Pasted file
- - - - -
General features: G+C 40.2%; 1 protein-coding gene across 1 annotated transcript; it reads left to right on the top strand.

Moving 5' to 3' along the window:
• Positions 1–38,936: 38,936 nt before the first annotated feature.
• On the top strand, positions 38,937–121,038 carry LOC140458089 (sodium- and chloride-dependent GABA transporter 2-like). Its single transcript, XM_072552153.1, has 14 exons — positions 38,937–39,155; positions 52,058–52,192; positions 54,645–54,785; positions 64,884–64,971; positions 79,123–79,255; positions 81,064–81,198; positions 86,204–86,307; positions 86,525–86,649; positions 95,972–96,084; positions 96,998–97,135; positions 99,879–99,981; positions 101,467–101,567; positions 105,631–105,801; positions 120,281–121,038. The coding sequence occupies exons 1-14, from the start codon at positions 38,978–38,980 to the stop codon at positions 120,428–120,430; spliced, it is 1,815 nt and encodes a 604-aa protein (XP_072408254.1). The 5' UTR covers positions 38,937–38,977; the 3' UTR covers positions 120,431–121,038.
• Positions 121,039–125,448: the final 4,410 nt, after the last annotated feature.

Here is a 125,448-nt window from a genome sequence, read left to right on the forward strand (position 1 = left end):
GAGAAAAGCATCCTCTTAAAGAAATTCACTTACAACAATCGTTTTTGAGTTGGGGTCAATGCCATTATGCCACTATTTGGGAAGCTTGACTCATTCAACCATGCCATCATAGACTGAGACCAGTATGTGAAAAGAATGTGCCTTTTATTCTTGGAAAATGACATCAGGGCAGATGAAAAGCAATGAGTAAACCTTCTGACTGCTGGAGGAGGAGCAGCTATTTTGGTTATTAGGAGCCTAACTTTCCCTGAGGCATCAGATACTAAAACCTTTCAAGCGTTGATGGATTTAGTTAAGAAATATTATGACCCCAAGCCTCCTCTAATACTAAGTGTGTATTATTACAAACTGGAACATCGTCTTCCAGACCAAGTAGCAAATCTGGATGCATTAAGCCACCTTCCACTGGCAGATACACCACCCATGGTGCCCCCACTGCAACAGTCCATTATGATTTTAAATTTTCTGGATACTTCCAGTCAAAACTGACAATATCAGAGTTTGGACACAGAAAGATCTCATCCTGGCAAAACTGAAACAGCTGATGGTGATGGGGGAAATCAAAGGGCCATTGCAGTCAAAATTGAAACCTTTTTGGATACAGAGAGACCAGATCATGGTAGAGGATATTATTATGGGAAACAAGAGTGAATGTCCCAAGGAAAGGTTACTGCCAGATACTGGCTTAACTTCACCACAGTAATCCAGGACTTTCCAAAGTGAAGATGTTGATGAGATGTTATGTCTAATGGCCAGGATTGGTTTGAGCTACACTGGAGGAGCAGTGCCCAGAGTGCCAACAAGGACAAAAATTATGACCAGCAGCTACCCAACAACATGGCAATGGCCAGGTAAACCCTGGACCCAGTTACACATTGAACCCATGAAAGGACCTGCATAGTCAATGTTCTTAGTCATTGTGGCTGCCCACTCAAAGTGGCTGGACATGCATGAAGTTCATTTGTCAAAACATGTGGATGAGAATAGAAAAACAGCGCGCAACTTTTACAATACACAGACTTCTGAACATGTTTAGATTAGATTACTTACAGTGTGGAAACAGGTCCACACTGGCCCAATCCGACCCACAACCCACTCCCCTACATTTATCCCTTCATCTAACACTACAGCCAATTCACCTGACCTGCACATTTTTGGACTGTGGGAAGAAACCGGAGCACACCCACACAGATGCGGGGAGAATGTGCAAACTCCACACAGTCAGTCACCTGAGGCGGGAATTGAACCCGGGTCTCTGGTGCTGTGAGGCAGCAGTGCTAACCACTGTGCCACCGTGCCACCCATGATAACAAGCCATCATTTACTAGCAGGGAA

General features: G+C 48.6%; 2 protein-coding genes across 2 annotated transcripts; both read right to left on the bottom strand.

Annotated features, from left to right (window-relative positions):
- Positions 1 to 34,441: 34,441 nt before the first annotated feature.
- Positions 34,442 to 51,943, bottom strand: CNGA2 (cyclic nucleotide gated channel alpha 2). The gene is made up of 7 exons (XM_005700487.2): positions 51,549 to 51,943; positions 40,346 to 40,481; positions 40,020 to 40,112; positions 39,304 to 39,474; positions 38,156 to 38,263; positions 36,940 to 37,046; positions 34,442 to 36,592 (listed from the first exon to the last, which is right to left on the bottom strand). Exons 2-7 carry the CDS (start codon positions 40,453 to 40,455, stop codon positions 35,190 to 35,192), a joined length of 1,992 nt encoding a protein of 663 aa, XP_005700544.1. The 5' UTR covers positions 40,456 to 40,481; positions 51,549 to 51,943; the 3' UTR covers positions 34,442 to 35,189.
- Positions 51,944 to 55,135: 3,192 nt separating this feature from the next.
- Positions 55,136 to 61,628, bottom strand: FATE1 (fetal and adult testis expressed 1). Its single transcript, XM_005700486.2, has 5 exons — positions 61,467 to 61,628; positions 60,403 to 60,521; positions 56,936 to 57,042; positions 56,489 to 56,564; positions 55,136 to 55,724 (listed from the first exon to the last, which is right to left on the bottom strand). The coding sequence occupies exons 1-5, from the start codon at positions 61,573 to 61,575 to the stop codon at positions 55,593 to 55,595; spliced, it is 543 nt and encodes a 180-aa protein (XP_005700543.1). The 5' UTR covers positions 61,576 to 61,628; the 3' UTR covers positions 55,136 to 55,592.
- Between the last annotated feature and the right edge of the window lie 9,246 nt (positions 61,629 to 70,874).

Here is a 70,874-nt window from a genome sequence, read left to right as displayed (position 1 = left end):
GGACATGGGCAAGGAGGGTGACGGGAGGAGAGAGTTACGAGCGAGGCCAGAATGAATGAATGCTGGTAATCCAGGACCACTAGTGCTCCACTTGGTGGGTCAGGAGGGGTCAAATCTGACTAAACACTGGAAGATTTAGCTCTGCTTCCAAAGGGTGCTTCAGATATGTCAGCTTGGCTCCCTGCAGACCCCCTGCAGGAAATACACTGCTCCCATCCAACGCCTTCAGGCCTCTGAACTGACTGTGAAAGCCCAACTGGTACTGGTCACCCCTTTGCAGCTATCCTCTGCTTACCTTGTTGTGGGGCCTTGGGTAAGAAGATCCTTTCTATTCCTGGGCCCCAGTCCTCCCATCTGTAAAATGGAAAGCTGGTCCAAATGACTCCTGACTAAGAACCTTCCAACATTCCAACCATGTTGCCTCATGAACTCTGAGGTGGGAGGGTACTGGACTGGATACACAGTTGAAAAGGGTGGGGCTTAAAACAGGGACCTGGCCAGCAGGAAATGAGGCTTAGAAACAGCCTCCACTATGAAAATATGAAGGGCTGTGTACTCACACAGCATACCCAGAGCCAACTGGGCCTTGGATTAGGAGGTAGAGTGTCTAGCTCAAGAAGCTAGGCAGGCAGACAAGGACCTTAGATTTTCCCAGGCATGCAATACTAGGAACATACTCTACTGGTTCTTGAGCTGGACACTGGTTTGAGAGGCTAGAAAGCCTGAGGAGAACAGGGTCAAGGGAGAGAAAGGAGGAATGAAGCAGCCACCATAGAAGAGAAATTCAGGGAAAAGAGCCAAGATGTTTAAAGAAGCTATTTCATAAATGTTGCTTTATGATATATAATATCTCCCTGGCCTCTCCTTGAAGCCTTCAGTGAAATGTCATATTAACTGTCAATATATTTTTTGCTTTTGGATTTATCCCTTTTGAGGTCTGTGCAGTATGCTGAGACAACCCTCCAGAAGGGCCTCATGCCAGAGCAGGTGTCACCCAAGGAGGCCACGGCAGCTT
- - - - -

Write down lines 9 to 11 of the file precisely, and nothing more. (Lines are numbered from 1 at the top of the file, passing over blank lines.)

Annotated features, from left to right (window-relative positions):
- Positions 1 to 34,441: 34,441 nt before the first annotated feature.
- Positions 34,442 to 51,943, bottom strand: CNGA2 (cyclic nucleotide gated channel alpha 2). The gene is made up of 7 exons (XM_005700487.2): positions 51,549 to 51,943; positions 40,346 to 40,481; positions 40,020 to 40,112; positions 39,304 to 39,474; positions 38,156 to 38,263; positions 36,940 to 37,046; positions 34,442 to 36,592 (listed from the first exon to the last, which is right to left on the bottom strand). Exons 2-7 carry the CDS (start codon positions 40,453 to 40,455, stop codon positions 35,190 to 35,192), a joined length of 1,992 nt encoding a protein of 663 aa, XP_005700544.1. The 5' UTR covers positions 40,456 to 40,481; positions 51,549 to 51,943; the 3' UTR covers positions 34,442 to 35,189.